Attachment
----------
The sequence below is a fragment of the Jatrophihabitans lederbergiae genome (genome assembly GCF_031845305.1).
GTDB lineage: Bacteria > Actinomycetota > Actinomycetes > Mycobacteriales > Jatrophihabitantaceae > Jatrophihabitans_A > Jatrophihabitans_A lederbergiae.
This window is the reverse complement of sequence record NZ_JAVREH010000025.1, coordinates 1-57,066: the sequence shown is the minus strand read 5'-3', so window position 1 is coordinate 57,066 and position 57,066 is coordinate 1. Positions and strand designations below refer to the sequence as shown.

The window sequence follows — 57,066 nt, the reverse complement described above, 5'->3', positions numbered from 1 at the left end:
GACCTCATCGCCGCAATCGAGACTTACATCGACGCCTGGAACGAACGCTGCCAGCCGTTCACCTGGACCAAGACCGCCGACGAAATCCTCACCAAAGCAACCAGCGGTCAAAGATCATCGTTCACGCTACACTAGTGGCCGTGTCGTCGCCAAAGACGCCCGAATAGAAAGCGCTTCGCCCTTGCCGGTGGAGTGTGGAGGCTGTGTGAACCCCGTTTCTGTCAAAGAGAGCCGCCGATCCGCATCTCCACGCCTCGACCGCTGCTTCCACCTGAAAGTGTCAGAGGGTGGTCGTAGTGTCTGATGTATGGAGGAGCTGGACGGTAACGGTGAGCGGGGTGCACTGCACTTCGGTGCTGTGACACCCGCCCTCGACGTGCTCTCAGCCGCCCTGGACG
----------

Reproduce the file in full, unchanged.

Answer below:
The sequence below is a fragment of the Jatrophihabitans lederbergiae genome (genome assembly GCF_031845305.1).
GTDB lineage: Bacteria > Actinomycetota > Actinomycetes > Mycobacteriales > Jatrophihabitantaceae > Jatrophihabitans_A > Jatrophihabitans_A lederbergiae.
This window is the reverse complement of sequence record NZ_JAVREH010000025.1, coordinates 1-57,066: the sequence shown is the minus strand read 5'-3', so window position 1 is coordinate 57,066 and position 57,066 is coordinate 1. Positions and strand designations below refer to the sequence as shown.

The window sequence follows — 57,066 nt, the reverse complement described above, 5'->3', positions numbered from 1 at the left end:
GACCTCATCGCCGCAATCGAGACTTACATCGACGCCTGGAACGAACGCTGCCAGCCGTTCACCTGGACCAAGACCGCCGACGAAATCCTCACCAAAGCAACCAGCGGTCAAAGATCATCGTTCACGCTACACTAGTGGCCGTGTCGTCGCCAAAGACGCCCGAATAGAAAGCGCTTCGCCCTTGCCGGTGGAGTGTGGAGGCTGTGTGAACCCCGTTTCTGTCAAAGAGAGCCGCCGATCCGCATCTCCACGCCTCGACCGCTGCTTCCACCTGAAAGTGTCAGAGGGTGGTCGTAGTGTCTGATGTATGGAGGAGCTGGACGGTAACGGTGAGCGGGGTGCACTGCACTTCGGTGCTGTGACACCCGCCCTCGACGTGCTCTCAGCCGCCCTGGACG